In his directorial debut, writer/actor Seth McTigue decided to tackle the hefty subject of parents and children. In his crime thriller Take the Night, the relationship between a parent and child, in this case primarily fathers and sons, is explored via two different families on converging paths, exploring the present by way of the past and asking questions like “How did I get here? Why am I like this? What choices am I making today based on yesterday?.” Take the Night is a lean 83-minute crime thriller in which the audience is prompted to consider that wealth comes not from what one has but what one values. It’s rare to say, but, in this instance, adding some fat onto this meal would not only make it far more savory, but give it the depth it only hints at.
To celebrate his baby brother’s, Robert’s, (Sam Li) 25th birthday, William Chang (Roy Huang) hires Chad (McTigue) to pretend to kidnap Robert and drop him off at the location of a surprise party. The two brothers have a difficult relationship, strained further by the death of their father (Kelvin Han Yee) and the pressures that come from running the family business, and William sees this as a way to help his brother loosen up. What William doesn’t know is that Chad is the leader of a four-person team of career criminals who see this as an opportunity to get their largest score yet.
Because there’s more going on in Take the Night than the official synopsis (and my summarized version) hint at, those elements will remain unidentified. What will be addressed is that the film succeeds and falters in its attempts at covering some rather big ideas without going far enough to give them the weight they need. The main characters (all of them) exist in a dynamic where they struggle with some form of familial trauma. Based on what we observe and infer, this unaddressed trauma is what drives them to make the choices that they make. For the Chang Brothers, they have a perceived power imbalance because Robert is the one in charge of the family business, whereas William would be in charge following tradition. When we first meet them, their age difference isn’t known, but McTigue makes sure that we see Robert as pensive and soft, comfortable with his emotions and strength. Much of this is due to Li’s performance, which never strays into overplaying or melodrama. In meeting William, he’s rude to the shared assistant Melissa (Grace Serrano), brisk in temperament, and openly shares his thoughts on Robert as a loner or socially-awkward person. McTigue smartly balances the show and tell of their relationship so that there’s enough information for the audience to fill in some of the gaps around the events we witness. Strangely, though the Chang Brothers appear to be the leads of the film, the approach to the narrative implies otherwise and it ends up being a disservice to the whole.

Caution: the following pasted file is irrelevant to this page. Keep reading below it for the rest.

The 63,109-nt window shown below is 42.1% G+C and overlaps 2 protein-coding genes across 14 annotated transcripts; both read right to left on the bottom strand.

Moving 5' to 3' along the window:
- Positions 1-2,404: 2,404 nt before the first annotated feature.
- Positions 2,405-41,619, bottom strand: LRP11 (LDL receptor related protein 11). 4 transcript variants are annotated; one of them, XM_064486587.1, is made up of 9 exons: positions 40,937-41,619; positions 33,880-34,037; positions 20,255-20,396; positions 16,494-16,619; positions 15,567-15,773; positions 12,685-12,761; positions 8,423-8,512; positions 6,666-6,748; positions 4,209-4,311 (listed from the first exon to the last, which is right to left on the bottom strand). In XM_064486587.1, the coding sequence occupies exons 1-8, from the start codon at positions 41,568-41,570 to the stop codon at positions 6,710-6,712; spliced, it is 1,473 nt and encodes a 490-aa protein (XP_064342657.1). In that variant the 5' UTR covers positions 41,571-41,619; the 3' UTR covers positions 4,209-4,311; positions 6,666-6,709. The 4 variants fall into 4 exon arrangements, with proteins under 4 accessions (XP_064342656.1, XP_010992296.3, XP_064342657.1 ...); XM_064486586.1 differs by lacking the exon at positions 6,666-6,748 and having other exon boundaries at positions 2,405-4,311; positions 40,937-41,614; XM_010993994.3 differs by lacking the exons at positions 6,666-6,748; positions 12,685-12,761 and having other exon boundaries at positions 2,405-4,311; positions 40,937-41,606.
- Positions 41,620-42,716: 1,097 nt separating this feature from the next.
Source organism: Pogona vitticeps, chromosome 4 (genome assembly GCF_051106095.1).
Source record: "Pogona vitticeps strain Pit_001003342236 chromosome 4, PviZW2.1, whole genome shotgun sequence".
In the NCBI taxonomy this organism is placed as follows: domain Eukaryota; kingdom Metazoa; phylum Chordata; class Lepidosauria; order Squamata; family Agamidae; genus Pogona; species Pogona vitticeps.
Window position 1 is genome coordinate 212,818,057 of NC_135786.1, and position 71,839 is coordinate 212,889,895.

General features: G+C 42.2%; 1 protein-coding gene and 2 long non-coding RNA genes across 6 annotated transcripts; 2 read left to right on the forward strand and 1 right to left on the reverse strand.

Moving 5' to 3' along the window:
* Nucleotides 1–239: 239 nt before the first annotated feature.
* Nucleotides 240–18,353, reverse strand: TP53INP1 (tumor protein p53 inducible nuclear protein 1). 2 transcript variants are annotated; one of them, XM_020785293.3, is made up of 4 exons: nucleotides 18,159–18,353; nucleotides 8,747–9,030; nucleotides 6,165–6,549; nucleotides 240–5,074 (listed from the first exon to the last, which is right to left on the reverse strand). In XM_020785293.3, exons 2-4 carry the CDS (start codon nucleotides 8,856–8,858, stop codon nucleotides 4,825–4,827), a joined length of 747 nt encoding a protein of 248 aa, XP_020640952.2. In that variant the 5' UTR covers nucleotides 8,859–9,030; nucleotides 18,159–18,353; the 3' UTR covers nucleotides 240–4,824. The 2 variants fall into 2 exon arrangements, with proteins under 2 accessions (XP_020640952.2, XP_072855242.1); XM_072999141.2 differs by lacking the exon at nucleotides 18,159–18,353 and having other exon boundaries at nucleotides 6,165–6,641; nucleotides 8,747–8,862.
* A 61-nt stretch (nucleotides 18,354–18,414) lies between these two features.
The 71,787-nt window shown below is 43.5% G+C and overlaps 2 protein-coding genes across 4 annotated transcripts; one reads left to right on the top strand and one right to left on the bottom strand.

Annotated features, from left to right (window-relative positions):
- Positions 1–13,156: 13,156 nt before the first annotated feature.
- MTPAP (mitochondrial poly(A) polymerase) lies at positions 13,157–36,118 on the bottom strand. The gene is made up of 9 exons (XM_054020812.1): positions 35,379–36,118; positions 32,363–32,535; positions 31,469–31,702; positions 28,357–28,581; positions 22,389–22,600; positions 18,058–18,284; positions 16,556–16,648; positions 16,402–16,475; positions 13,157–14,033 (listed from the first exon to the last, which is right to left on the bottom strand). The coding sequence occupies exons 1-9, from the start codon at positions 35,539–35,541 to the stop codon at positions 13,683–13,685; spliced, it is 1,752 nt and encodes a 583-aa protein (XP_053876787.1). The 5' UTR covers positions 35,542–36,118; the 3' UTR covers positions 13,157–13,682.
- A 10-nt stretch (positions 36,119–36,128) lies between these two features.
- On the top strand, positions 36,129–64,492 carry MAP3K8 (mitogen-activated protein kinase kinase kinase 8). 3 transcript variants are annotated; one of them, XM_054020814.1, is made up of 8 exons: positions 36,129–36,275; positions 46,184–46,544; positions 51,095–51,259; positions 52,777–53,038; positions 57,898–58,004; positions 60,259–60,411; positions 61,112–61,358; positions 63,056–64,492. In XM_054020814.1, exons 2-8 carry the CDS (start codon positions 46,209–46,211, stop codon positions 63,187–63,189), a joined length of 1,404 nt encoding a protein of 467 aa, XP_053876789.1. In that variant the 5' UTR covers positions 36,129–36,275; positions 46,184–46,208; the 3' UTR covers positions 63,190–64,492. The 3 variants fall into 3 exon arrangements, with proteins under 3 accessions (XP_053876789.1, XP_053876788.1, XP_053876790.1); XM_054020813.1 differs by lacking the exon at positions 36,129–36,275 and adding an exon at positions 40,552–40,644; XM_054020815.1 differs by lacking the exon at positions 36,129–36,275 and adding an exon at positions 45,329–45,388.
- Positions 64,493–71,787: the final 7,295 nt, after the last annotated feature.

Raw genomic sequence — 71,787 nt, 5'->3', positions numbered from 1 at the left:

For clarity, the opening of the film is a tightly constructed false oner where the camera follows a black bag as it’s carried into a facility to a staging area, and then a four-person team climbs into a car. As an introduction to the film, it sets up that something is about to go down and, because it’s the opening, it implies that whomever is being introduced here is likely the center of the film. Slowly, the audience comes to realize that it’s not Robert as the kidnapped or William as the tricked older brother as the real center of the film, but Chad. Unlike Robert and William, we’re only given tidbits about this character, usually through their reactions to other’s decisions or by the words of a related jabber-jawed character. One issue about this is that the negative space around Chad is wider than the ending of the film would like it to be. So, rather than Chad being a stoic man of honor pushed to thievery, the script doesn’t provide enough information for the audience to presume this based upon the film’s ending. The fact that inferences can be made about Chad’s isn’t so much an issue as the script refuses to spell things out (a choice I applaud); however, a choice by Chad later in the film would make far more sense if the audience were given more to go on than theses inferences.
Interesting as this film is, it truly needs more time in order to flesh itself out and find the balance it deserves to stick the landing it wants. Based on the synopsis, one will presume that Take the Night is a very different picture, a la director David Fincher’s The Game (1997), centered, instead, on the Chang family, or, at the very least, William’s recovery of Robert. Seeing the whole film absent the myopic lens of marketing, Take the Night is a parallel story about siblings and family, but doesn’t dig in where it should. This reduces the whole from carrying the dramatic weight it clearly seeks to evoke, especially by film’s end.
Feature-length directorial debuts provide an opportunity for an artist to present how they see the world. McTigue’s Take the Night is equal parts nihilistic “I’ll take what’s mine at the expense of others” and loving “I’ll do what I must to protect my family” wrapped in a post-military dramatic thriller shell we’ve seen in films like Den of Thieves (2018), Wrath of Man (2021), and Ambulance (2022). McTigue’s got big ideas that play well within this tightly focused tale. The potential for what he could do with a little bit more time is extraordinary.
In theaters, on VOD, and digital July 12th, 2022.
For more information, head to Saban Films’s official Take the Night webpage.
Final Score: 3 out of 5.